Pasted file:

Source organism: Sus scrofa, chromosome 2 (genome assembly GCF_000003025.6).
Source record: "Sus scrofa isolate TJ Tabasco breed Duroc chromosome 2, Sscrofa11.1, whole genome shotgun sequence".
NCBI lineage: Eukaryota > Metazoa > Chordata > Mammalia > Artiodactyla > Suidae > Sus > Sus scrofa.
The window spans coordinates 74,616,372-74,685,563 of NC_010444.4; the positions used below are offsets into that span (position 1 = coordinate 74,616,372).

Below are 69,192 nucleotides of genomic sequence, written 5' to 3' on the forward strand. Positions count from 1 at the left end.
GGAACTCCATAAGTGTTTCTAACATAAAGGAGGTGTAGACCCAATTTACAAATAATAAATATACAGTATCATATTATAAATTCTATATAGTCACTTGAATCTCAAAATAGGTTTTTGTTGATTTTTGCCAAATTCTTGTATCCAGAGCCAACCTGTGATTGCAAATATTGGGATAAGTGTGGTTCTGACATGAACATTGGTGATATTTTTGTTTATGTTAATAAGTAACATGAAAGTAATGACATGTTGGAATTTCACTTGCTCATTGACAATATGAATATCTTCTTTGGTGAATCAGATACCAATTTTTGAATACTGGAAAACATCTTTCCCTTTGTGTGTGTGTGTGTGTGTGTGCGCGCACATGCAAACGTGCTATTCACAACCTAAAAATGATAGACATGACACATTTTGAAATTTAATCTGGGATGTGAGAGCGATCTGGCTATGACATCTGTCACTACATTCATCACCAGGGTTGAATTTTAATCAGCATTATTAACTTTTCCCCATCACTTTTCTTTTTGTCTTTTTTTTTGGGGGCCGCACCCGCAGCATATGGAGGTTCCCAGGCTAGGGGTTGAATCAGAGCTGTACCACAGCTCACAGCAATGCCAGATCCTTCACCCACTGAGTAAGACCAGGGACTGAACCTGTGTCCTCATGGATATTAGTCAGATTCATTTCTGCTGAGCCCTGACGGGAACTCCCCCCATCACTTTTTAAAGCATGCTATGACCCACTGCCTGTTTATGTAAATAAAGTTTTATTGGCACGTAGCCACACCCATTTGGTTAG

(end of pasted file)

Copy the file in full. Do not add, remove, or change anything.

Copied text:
Source organism: Sus scrofa, chromosome 2 (genome assembly GCF_000003025.6).
Source record: "Sus scrofa isolate TJ Tabasco breed Duroc chromosome 2, Sscrofa11.1, whole genome shotgun sequence".
NCBI lineage: Eukaryota > Metazoa > Chordata > Mammalia > Artiodactyla > Suidae > Sus > Sus scrofa.
The window spans coordinates 74,616,372-74,685,563 of NC_010444.4; the positions used below are offsets into that span (position 1 = coordinate 74,616,372).

Below are 69,192 nucleotides of genomic sequence, written 5' to 3' on the forward strand. Positions count from 1 at the left end.
GGAACTCCATAAGTGTTTCTAACATAAAGGAGGTGTAGACCCAATTTACAAATAATAAATATACAGTATCATATTATAAATTCTATATAGTCACTTGAATCTCAAAATAGGTTTTTGTTGATTTTTGCCAAATTCTTGTATCCAGAGCCAACCTGTGATTGCAAATATTGGGATAAGTGTGGTTCTGACATGAACATTGGTGATATTTTTGTTTATGTTAATAAGTAACATGAAAGTAATGACATGTTGGAATTTCACTTGCTCATTGACAATATGAATATCTTCTTTGGTGAATCAGATACCAATTTTTGAATACTGGAAAACATCTTTCCCTTTGTGTGTGTGTGTGTGTGTGTGCGCGCACATGCAAACGTGCTATTCACAACCTAAAAATGATAGACATGACACATTTTGAAATTTAATCTGGGATGTGAGAGCGATCTGGCTATGACATCTGTCACTACATTCATCACCAGGGTTGAATTTTAATCAGCATTATTAACTTTTCCCCATCACTTTTCTTTTTGTCTTTTTTTTTGGGGGCCGCACCCGCAGCATATGGAGGTTCCCAGGCTAGGGGTTGAATCAGAGCTGTACCACAGCTCACAGCAATGCCAGATCCTTCACCCACTGAGTAAGACCAGGGACTGAACCTGTGTCCTCATGGATATTAGTCAGATTCATTTCTGCTGAGCCCTGACGGGAACTCCCCCCATCACTTTTTAAAGCATGCTATGACCCACTGCCTGTTTATGTAAATAAAGTTTTATTGGCACGTAGCCACACCCATTTGGTTAG